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She's death to all things living,
Since the November eve;
And when she dies in autumn
No living thing shall grieve.


In a quiet watered land, a land of roses,
Stands Saint Kieran's city fair:

And the warriors of Erin in their famous generations
Slumber there.

There beneath the dewy hillside sleep the noblest
Of the clan of Conn,

Each below his stone with name in branching Ogham
And the sacred knot thereon.

There they laid to rest the seven Kings of Tara,
There the sons of Cairbré sleep-

Battle-banners of the Gael, that in Kieran's plain of crosses
Now their final hosting keep.

And in Clonmacnois they laid the men of Teffia,
And right many a lord of Breagh;

Deep the sod above Clan Creidé and Clan Conaill,
Kind in hall and fierce in fray.

Many and many a son of Conn, the Hundred-Fighter,
In the red earth lies at rest;

Many a blue eye of Clan Colman the turf covers,
Many a swan-white breast.


When the time comes for me to die,
To-morrow, or some other day,
If God should bid me make reply,

"What wilt thou?" I shall say:

"O God, thy world was great and fair!

Have thanks for all my days have seen;
Yet grant me peace from things that were
And things that might have been.

"I loved, I toiled; throve ill and well;
-Lived certain years, and murmured not.
Now give me in that land to dwell
Where all things are forgot.

"I seek not, Lord, thy purging fire,

The loves re-knit, the crown, the palm;
Only the death of all desire

In deep, eternal calm."


There are veils that lift, there are bars that fall,
There are lights that beckon, and winds that call-

There are hurrying feet, and we dare not wait,
For the hour is on us-the hour of Fate,
The circling hour of the flaming gate-

Fair, fair they shine through the burning zone-
The rainbow gleams of a world unknown;


And oh! to follow, to seek, to dare,
When, step by step, in the evening air
Floats down to meet us the cloudy stair!

The cloudy stair of the Brig o' Dread

Is the dizzy path that our feet must tread-

O children of Time-O Nights and Days,
That gather and wonder and stand at gaze,
And wheeling stars in your lonely ways,

The music calls and the gates unclose,
Onward and onward the wild way goes—

We die in the bliss of a great new birth,
O fading phantoms of pain and mirth,
O fading loves of the old green earth—

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WENTWORTH DILLON, EARL OF ROSCOMMON, born about 1633, was nephew and godson to the Earl of Stafford. He was at the Protestant College at Caen when, by the death of his father, he became Earl of Roscommon, at the age of ten. He remained abroad, traveled in Italy till the Restoration, when he came in with King Charles the Second, became captain of the Band of Pensioners, took for a time to gambling, married, indulged his taste in literature, which was strongly under the French influence, and had a project for an English academy like that of France.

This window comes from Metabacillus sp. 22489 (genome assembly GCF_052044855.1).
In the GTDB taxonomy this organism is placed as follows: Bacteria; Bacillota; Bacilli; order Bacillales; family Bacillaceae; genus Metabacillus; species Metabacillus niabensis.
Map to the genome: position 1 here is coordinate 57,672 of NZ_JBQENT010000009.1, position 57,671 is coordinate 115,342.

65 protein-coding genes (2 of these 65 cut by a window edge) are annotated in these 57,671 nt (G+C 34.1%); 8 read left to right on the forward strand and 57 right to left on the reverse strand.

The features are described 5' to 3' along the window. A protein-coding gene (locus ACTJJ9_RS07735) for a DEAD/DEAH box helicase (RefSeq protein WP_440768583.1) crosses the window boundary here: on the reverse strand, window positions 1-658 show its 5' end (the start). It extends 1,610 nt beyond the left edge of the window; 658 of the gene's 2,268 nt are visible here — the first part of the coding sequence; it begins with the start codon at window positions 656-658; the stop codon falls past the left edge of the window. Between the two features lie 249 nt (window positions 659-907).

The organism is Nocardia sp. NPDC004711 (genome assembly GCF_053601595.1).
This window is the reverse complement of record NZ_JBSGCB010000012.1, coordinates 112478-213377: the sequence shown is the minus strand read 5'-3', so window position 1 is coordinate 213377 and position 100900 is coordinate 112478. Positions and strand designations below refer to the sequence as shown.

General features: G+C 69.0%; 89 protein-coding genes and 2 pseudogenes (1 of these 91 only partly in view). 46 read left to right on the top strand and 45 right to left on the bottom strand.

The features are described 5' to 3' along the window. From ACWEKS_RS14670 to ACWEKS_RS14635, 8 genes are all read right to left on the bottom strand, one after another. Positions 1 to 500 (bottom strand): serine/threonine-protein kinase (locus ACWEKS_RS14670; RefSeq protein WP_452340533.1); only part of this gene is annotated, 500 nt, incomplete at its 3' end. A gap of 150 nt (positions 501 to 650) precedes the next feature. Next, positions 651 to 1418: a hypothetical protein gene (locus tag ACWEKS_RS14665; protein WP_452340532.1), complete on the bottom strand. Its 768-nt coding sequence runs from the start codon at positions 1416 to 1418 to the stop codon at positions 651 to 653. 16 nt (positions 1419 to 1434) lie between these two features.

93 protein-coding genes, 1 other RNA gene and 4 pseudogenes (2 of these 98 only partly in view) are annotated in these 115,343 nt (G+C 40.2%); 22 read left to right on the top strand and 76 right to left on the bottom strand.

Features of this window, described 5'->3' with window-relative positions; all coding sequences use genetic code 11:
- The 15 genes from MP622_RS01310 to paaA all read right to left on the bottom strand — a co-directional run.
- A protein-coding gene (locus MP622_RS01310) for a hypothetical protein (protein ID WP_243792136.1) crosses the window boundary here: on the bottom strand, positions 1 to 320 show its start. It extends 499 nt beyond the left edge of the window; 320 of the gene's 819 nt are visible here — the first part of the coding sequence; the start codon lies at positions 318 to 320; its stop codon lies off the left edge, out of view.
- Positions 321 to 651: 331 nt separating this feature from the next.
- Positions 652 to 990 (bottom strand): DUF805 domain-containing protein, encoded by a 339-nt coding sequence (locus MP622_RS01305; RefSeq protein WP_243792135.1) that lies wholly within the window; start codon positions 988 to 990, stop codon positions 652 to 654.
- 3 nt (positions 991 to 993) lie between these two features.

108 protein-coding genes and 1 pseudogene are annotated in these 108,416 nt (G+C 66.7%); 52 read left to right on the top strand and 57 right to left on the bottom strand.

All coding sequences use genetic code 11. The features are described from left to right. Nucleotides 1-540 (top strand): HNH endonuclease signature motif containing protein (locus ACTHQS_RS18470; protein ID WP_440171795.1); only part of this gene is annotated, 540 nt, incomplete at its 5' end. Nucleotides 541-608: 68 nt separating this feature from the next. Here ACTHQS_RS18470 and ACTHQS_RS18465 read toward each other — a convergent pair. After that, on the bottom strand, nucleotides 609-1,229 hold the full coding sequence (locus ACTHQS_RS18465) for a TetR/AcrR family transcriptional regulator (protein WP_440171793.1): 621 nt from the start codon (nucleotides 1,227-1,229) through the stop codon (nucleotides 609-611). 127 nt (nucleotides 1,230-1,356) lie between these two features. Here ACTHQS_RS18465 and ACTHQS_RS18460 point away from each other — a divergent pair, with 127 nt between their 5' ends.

He translated into verse Horace's 'Art of Poetry,' Virgil's sixth Eclogue, one or two Odes of Horace, and a passage from Guarini's 'Pastor Fido. Of his original writing the most important piece is 'An Essay on Translated Verse,' carefully polished in the manner of Boileau, sensible, and often very happy in expression. He died Jan. 17, 1684, after a fervent utterance of two lines from his own version of 'Dies Irae '—


"My God, my Father, and my Friend,
Do not forsake me in my end"-

and was buried in Westminster Abbey.

Johnson says "that he is perhaps the only correct writer in verse before Addison," and Pope wrote:

"To him the wit of Greece and Rome was known,
And every author's merit but his own.'


Each poet with a different talent writes,
One praises, one instructs, another bites,
Horace did ne'er aspire to epic bays,
Nor lofty Maro stoop to lyric lays.
Examine how your humor is inclined,
And which the ruling passion of your mind;
Then seek a poet who your way does bend,
And choose an author as you choose a friend.
United by this sympathetic bond,

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You grow familiar, intimate, and fond;

Your thoughts, your words, your styles, your souls agree,

No longer his interpreter, but he . .

Immodest words admit of no defense For want of decency is want of sense.

Yet 't is not all to have a subject good, It must delight as when 't is understood.

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